Wow, you're right! I would have never thought that it would have been possible! The only problem in this case is that credentials would be available to yahoo servers. –  Andrea Zilio Aug 10 '10 at 12:52
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The Same Origin Policy forbids any web page to access contents of any other web page in a different domain so basically you cannot do that.

However it seems that with some browsers it is allowed to access web pages content if you are trying to access it from a local web page which seems to be your case.

Safari, IE 6/7/8 are browser that allow a local web page to do so via XMLHttpRequest (source: Google Browser Security Handbook) so you may want to choose to use one of those browsers to do what you need (note that future versions of those browsers may not allow to do so anymore).

A part from this solution I only see two possibities:

  • If the web pages you need to fetch content from are somehow controlled by you, you can create a simpler interface to let other web pages to get the content you need (for example allowing JSONP requests).
  • If the web pages you need to fetch content from are not controlled by you the only solution I see is to fetch content server side logging in from the server directly (I know that you don't want to do so, but I don't see any other possibility if the previous I mentioned are not practicable)

Hope it helps.

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There are various ways to go about this in AJAX, I'm going to show the jQuery way for brevity as one option, though you could do this in vanilla JavaScript as well.

Instead of an <iframe> you can just use a container, let's say a <div> like this:

<div id="description_container"></div>

Then to load it:

$(function() {
  $("#get_description_button").click(function() {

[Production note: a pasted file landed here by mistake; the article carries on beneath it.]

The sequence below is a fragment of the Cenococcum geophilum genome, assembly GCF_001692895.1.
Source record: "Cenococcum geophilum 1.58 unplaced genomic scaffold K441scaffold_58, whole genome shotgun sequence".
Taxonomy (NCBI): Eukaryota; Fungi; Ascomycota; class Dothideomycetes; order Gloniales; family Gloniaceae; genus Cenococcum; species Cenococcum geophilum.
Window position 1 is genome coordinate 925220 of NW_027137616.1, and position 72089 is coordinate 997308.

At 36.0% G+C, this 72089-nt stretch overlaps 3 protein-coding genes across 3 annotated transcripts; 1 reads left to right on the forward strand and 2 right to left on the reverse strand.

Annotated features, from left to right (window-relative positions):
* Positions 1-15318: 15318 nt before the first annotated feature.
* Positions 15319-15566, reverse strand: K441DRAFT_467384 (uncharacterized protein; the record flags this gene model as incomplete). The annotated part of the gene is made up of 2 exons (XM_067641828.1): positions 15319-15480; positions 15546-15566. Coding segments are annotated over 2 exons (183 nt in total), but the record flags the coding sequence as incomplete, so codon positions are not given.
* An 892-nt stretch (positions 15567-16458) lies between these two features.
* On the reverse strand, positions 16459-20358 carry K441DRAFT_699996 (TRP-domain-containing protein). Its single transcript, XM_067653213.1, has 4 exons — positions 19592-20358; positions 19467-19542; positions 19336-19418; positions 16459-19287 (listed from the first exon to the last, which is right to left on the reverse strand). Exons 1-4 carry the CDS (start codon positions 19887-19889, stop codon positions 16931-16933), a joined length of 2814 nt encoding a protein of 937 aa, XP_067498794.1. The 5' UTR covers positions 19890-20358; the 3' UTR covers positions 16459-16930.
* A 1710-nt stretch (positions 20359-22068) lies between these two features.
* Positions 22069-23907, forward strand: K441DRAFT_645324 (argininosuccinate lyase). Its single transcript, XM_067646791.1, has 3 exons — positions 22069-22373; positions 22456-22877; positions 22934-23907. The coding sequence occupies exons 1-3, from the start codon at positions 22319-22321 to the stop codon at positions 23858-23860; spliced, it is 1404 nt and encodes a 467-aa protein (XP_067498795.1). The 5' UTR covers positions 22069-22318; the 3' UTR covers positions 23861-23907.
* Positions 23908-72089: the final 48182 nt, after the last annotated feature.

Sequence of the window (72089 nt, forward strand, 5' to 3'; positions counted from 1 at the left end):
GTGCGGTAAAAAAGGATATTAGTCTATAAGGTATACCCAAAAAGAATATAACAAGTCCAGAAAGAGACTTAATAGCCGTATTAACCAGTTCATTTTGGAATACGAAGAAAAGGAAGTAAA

$("#description_container").load($("input").val() + " #description");

This uses the .load() method which takes a string in this format: .load("url selector"), then takes that element in the page and places it's content inside the container you're loading, in this case #description_container.

This is just the jQuery route, mainly to illustrate that yes, you can do what you want, but you don't have to do it exactly like this, just showing the concept is getting what you want from an AJAX request, rather than in an <iframe>.

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Thank you Nick, but this will not work because, as I mentioned in my question, the html page is on my localhost and .load() does not work cross domain. That is why I reverted to using an iframe in the first place. But even if it did, I'm not sure anything prevented the linked resources from starting loading. I'm going to add more clarification to my question. –  Majid Fouladpour Aug 9 '10 at 3:47
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Your description sounds like you are fetching pages from the same domain (you said that you need to be logged in and have session credentials) so have you tried to use async request via XMLHttpRequest? It might complain if the html on a page is particularly messed up but you chould still be able to get raw text via .responseText and extract what you need with a regex.

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XMLHttpRequest is what is used internally on IE when you use jQuery's .get(), so having tried jQuery means I have tried this path. Thank you for the suggestion though. –  Majid Fouladpour Aug 13 '10 at 22:26
And it was still loading images and other non-text stuff? Or just gave you some error? –  ZXX Aug 14 '10 at 2:37